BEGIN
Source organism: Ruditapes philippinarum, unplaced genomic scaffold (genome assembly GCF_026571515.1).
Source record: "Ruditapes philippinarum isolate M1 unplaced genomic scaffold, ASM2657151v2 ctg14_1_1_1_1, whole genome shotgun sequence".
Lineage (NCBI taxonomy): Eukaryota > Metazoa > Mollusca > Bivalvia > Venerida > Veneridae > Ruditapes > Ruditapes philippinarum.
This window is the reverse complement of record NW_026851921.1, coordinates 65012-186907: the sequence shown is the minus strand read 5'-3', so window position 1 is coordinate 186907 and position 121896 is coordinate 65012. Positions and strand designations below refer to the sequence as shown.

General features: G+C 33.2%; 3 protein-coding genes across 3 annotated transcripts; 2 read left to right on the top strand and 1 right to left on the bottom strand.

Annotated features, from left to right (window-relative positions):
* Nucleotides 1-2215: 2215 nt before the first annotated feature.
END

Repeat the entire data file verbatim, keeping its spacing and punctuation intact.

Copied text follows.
Source organism: Ruditapes philippinarum, unplaced genomic scaffold (genome assembly GCF_026571515.1).
Source record: "Ruditapes philippinarum isolate M1 unplaced genomic scaffold, ASM2657151v2 ctg14_1_1_1_1, whole genome shotgun sequence".
Lineage (NCBI taxonomy): Eukaryota > Metazoa > Mollusca > Bivalvia > Venerida > Veneridae > Ruditapes > Ruditapes philippinarum.
This window is the reverse complement of record NW_026851921.1, coordinates 65012-186907: the sequence shown is the minus strand read 5'-3', so window position 1 is coordinate 186907 and position 121896 is coordinate 65012. Positions and strand designations below refer to the sequence as shown.

General features: G+C 33.2%; 3 protein-coding genes across 3 annotated transcripts; 2 read left to right on the top strand and 1 right to left on the bottom strand.

Annotated features, from left to right (window-relative positions):
* Nucleotides 1-2215: 2215 nt before the first annotated feature.